The War on Women found an ally at the Supreme Court last week with two rulings that threaten to deepen gender inequality in the workplace. The Burwell v. Hobby Lobby case is more clearly aimed at women, with its religiously inspired assault on women’s contraceptive healthcare access. But it was the ruling on union rights in Harris v. Quinn, which threatens a vital union for public healthcare workers, that may prove even more consequential for the lives of working women.
Washington has for years been paralyzed by the right’s anti-abortion agenda and resistant to funding the most basic welfare supports for low-income mothers. Now the Court has expanded the attack on women through legal clampdowns on women’s economic and civil rights—attacking reproductive healthcare in one ruling and gutting women’s labor power in the other.
Harris centered on Illinois home healthcare workers’ ability to collect dues from all workers they represent. Though the issues of “fair share” rules at unionized workplaces related to all public sector unions, Harris hit at the Achilles heel of public labor: the unique situation of home care workers for people with disabilities, working in private homes, but paid by the government. For this hybrid sector, the Court arbitrarily carved out of standard labor law a novel, and sexist, category, termed “partial public employees.” Siding with the national Right to Work Legal Defense Foundation, the decision effectively stripped unions working in the partial public sector of their ability to finance themselves by invalidating “fair share agreements,” the practice that allows unions to collect dues from employees of an organized shop.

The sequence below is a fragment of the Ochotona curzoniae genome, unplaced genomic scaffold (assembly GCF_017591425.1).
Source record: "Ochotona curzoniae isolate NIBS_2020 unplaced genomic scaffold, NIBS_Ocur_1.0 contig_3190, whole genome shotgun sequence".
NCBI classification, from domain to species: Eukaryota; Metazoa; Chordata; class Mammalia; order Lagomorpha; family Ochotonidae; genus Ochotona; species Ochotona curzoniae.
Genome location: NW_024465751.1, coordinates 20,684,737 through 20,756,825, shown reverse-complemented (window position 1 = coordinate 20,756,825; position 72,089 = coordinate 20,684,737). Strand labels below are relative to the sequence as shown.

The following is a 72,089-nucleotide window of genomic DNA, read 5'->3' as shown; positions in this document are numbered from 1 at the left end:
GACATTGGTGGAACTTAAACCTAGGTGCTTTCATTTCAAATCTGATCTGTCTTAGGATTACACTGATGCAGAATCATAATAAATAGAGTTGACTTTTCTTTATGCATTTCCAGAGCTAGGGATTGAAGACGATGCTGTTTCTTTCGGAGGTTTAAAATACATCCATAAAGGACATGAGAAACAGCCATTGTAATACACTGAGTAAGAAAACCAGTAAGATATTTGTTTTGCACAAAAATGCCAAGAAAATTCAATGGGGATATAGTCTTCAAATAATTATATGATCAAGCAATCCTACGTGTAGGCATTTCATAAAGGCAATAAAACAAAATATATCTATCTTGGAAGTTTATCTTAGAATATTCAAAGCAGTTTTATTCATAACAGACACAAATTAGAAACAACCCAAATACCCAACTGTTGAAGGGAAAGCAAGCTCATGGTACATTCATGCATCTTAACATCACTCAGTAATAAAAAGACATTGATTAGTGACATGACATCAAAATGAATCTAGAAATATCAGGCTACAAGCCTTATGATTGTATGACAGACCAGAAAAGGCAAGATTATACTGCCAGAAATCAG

The target of the suit matters here. In home healthcare and other sectors of domestic work, the jobs have long been dismissed as “women’s work,” disproportionately done by poor women of color and immigrants. Besieged by the arduous schedules, psychological stress and physical strain of caretaking, homecare providers have the most to gain from unionization. They’re also some of the hardest workers to unionize, because the aides serve thousands of people with disabilities and their families, all in diverse households with unique medical needs.
Some labor scholars noted that fair share is not yet completely abolished for all public workers, since the Court did not overturn the key precedent allowing public closed-shop unions, Abood v. Board of Education. And yes, the narrower decision in Harris may for now spare more conventional public sector unions, like direct employees of state agencies. Some actually see Harris as a potential springboard for intensified grassroots organizing strategies to “market” union membership to the rank-and-file.